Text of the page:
News releases, blogs and provocation papers which set out some of the issues and thinking behind the research and our response to emerging themes.
Hannes Read, City REDI, reflects on the emerging research.
Since the Covid-19 pandemic, many people and businesses have been required to work from home rather than the office. The sudden shift away from working in the office has significantly impacted the Business, Professional & Financial Services (BPFS) sector.
As the UK looks to emerge out the other side of the pandemic, City-REDI at the University of Birmingham have been working alongside Colmore Business Improvement District (BID) in Birmingham city centre in a unique study on The Future Business District. The aims of the project are to inform the response to long term recovery from the Covid-19 pandemic and to offer policy directions on best practice for BIDs to adapt to the changes in future.
The director of policy and research at the Centre for Cities, Paul Swinney, has recently appeared on the Wake up to Money programme on BBC Radio 5 Live claiming that, in the long term, we will see a return to the office five days a week. Yet, even prior to the pandemic, many people in the BPFS sector were not working full time in the office. The ‘flexible’ or ‘hybrid’ working that many people have become accustomed to recently was already underway; what the Covid-19 pandemic has done is accelerate those existing trends. So, the wheels were already in motion to move away from a five-day office week. A move back to pre-pandemic trends would still include a growing portion of remote working.
This is not to say that the office will become redundant, however. As identified by Paul Swinney, there are many benefits to being in the office, which are likely to persist and remain important. The networking, collaborations and ideas sparked by face-to-face interactions cannot be easily replicated virtually. Younger people, in particular, can have plenty to gain from meeting in person in the office.
“[Learning is] human nature, the end of the day. How the how the heck can the young people learn, you know. We’re learning, I’m always learning. You can’t learn by despite using these zoom screens, you know, it’s those interactions are conversations that actually are the most productive learning process within office space.”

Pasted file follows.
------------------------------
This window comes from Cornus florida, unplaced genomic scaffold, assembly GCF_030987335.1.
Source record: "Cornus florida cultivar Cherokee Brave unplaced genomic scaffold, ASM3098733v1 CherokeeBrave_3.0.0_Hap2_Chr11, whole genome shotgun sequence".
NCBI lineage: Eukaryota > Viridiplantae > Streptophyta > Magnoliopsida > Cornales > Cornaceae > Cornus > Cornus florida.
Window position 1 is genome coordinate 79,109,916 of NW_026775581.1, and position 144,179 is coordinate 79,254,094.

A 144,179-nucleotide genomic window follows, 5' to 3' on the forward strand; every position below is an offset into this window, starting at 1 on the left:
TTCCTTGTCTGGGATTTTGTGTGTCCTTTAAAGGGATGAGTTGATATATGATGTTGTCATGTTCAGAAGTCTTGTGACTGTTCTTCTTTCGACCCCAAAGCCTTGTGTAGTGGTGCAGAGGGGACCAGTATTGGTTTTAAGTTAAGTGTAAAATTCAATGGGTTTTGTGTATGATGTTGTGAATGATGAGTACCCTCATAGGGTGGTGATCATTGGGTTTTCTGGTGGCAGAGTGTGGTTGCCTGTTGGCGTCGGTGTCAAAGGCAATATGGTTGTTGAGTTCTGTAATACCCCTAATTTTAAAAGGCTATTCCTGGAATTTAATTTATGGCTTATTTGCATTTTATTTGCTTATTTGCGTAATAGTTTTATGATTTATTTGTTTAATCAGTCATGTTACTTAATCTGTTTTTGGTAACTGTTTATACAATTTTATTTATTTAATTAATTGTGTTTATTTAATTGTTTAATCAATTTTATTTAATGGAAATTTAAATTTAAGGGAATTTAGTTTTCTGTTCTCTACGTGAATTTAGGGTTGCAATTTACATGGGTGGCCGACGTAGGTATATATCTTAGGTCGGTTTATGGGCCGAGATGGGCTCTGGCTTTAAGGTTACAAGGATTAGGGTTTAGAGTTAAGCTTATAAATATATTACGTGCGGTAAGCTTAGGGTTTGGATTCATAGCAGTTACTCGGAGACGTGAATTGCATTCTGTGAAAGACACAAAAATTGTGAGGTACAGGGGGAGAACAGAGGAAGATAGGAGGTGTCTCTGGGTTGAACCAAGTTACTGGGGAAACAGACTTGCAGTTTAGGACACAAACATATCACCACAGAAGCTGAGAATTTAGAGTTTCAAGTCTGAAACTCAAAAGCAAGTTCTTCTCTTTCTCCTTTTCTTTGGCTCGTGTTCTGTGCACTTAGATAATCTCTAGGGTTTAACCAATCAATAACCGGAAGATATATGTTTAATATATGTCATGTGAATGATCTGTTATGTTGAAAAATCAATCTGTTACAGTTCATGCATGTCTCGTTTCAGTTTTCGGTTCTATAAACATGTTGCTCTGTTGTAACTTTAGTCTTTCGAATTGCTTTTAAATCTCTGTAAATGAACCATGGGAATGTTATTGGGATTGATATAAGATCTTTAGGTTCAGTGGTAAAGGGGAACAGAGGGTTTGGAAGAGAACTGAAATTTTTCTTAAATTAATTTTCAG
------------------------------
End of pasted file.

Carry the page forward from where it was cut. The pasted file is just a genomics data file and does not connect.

Interview participant, 2021
There are opportunities for younger people to learn good practice and building connections from meeting face-to-face. Exactly how the office space is used is more open for discussion. Yet our research has found it is likely to evolve to better capture the benefits of office-working, with more break-out rooms, areas for collaboration spaces and a greater emphasis on leisure.
Almost all the businesses, developers, and organisations we spoke to as part of the Future Business District study considered hybrid working to be here to stay, in some form. Whilst exactly how to coordinate and manage some people working part from home and part from the office is less clear in practice, the intention is certainly there. Still, teething problems may need to be worked out. For example, if the decision was left to employees to choose when they may come into the office, there could be a larger number of younger people going in the office on a Friday in anticipation of post-work drinks at the end of the week. And by the same token, there may be few people coming in on a Monday to ease themselves into the week. The uneven demand for office working can be at odds with some businesses acting to reduce the supply of office space.
Still there is evidence from the Future Business District study that, in Birmingham, there is demand from both businesses and employers for a high-quality office space.
“[The future office is] much more about shared knowledge, inspiration, and breakout spaces and also quiet areas as well …
They created a quality environment … The big point is the flight to quality.”
Interview participant, 2021
The demand for good quality meeting rooms, collaboration spaces and breakout rooms is likely to increase. The considerations for energy efficiency, carbon zero building materials, sustainable transport infrastructure and parking, are also on the increase. Developers and businesses have planned for these trends already and the demand for high quality office facilities is likely to continue to increase in the aftermath of the pandemic. Likening the office to a ‘destination’ is one way to encourage people to come into the office space and facilitate collaborations between people.